They're pretty cheap and available all kinds of places. The FiiO D3 is a popular model and goes for $19 on Amazon.
Two things to be aware of if you decide to go this route:
For the 100 extra he could get a DAC. If you never had one and don‘t want to spend a ton just for trying get a FiiO Taishan if you are ok with spending more try a different one.
Do the speakers work ok from other audio sources such as your phone?
Do you have the correct input selected on the speakers?
Which model TV? RCA or 3.5mm output? Do you have the TV and Edifier volume both turned up.
For TV use the R1280*DB* add an optical input besides Bluetooth. Or add a FiiO D3 between the TV and speakers via optical output from the TV.
Yep, Sony, Yamaha and Pioneer under $200 don't have optical input.
The Pioneer has the sub out jack, so add a FiiO D3 $35 or get a USB one if needed.
Aight now we can accurately tell you what you need. Since the receiver has no optical input, yes a DAC is required from the hardware you have. Hook your DVD player to the TV. Based on the TV model, you have an optical out and a 3.5mm headphone out. You could do a 3.5mm to RCA and hook to your receiver. Or you do a DAC from the optical out then to the receiver. You don't need anything fancy.
This will do you just fine.
FiiO D3 (D03K) Digital to Analog Audio Converter - 192kHz/24bit Optical and Coaxial DAC [link]
If it were my system I would probably grab both a cheap DAC and a CCA. Music should sound better after that.
> A really good deal
A really good deal on something that isn't very good still isn't a good deal. Klipsch makes theater subs. They get loud and low, but don't really sound that great.
Here's a DAC
That would be the easiest way to output sound if the 3.5mm is truly broken now. Get a cheap DAC that has a 3.5mm out.
$125 is a good price for the R-15M.
The FiiO D3 (D03K) DAC? Much cheaper and smaller than an AV receiver that has an optical input built in.
Yes, all that is much better than Logitech.
The FiiO D3 DAC has a "headphone" jack. It's the 3.5mm (1/8") "line out" small black hole next to the L and R white and red RCA jacks. The headphone base station has both 3.5mm (1/8") and RCA inputs. You can use either either connection on both the DAC and the base station, it doesn't matter which one, they both work the same.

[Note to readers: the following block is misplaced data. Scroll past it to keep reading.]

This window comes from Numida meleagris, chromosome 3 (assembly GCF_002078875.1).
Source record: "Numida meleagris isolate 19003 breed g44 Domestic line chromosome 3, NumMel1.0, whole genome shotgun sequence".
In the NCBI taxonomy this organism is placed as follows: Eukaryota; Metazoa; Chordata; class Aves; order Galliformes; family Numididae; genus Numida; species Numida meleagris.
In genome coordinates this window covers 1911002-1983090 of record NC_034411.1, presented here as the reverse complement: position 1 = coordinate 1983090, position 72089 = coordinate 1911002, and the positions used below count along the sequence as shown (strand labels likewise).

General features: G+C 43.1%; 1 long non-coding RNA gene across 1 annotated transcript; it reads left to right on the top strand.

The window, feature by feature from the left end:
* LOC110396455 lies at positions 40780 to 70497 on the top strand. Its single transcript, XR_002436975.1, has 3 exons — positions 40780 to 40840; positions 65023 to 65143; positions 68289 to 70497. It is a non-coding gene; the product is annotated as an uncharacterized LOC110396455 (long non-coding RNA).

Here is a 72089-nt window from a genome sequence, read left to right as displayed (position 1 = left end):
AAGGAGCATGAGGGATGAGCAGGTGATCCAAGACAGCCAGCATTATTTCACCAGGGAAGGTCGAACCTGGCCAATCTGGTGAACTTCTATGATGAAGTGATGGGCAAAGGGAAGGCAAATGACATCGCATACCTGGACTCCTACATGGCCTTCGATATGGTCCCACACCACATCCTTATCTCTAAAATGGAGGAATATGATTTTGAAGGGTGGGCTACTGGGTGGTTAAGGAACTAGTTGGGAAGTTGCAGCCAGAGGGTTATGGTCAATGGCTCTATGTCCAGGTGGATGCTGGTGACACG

Looking at the Sennheiser manual, the headphones do have a volume control and should boost the line out signal.
How do you propose using the mini amp for headphones? How would you even connect it?
Great! If you don't already have the D1 DAC, get a FiiO D3 for $20.
I don't know if the TV will power the USB, does the TV manual say anything about USB power? Plug it in and see if it powers up, if not, use a USB cable with a USB power adapter plug.
Ah makes sense. Thinking I'll pick up the FiiO D3 unless you got a better idea.
I know it's bad but I needed a new TV old one was hand-me-down lcd from 2007. And the boom box was $300 new and probably sounds better than most soundbars thanks to having 2x 5.25" subs, 3" mids, and 1" tweeters. Still it's only a interim solution until I get a better one.
Edit: also thanks for the response
Any of those will work. Yeah, there's a couple extra ms added by going through the USB controller, but nothing you can notice.
I use a $20 FiiO DAC:
Note that this model is not a USB DAC. It connects to the optical output on my PC.
Tbh I am fairly limited in my knowledge of DACs. I imagine there IS differences in quality, from DAC to sac, but I would say with a decent one you won't hear a quality loss in the conversion itzsld. but I couldn't really tell you who makes a great one from experience. After a brief googling, This one seems great on a strict budget and it's made by a company I have experience with, who actually makes audio products :) best luck!
> a separate DAC, as some people seem to think that using separate components is generally better for quality.